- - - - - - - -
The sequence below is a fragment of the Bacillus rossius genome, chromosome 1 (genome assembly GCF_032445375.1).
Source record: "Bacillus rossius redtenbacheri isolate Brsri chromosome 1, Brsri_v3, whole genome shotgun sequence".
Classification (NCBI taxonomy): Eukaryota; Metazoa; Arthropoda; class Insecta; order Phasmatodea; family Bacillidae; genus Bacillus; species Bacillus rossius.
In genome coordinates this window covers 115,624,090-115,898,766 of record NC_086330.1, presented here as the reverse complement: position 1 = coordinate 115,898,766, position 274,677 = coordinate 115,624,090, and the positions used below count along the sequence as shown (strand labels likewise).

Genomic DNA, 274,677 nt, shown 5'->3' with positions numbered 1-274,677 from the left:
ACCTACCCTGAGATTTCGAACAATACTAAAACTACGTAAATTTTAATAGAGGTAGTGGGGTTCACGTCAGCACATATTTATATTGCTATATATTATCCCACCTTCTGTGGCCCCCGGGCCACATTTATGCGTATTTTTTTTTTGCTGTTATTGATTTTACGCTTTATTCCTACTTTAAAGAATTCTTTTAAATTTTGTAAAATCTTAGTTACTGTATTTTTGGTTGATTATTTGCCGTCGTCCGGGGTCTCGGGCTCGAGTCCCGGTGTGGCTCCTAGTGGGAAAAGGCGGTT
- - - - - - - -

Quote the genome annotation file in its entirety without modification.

The sequence below is a fragment of the Bacillus rossius genome, chromosome 1 (genome assembly GCF_032445375.1).
Source record: "Bacillus rossius redtenbacheri isolate Brsri chromosome 1, Brsri_v3, whole genome shotgun sequence".
Classification (NCBI taxonomy): Eukaryota; Metazoa; Arthropoda; class Insecta; order Phasmatodea; family Bacillidae; genus Bacillus; species Bacillus rossius.
In genome coordinates this window covers 115,624,090-115,898,766 of record NC_086330.1, presented here as the reverse complement: position 1 = coordinate 115,898,766, position 274,677 = coordinate 115,624,090, and the positions used below count along the sequence as shown (strand labels likewise).

Genomic DNA, 274,677 nt, shown 5'->3' with positions numbered 1-274,677 from the left:
ACCTACCCTGAGATTTCGAACAATACTAAAACTACGTAAATTTTAATAGAGGTAGTGGGGTTCACGTCAGCACATATTTATATTGCTATATATTATCCCACCTTCTGTGGCCCCCGGGCCACATTTATGCGTATTTTTTTTTTGCTGTTATTGATTTTACGCTTTATTCCTACTTTAAAGAATTCTTTTAAATTTTGTAAAATCTTAGTTACTGTATTTTTGGTTGATTATTTGCCGTCGTCCGGGGTCTCGGGCTCGAGTCCCGGTGTGGCTCCTAGTGGGAAAAGGCGGTT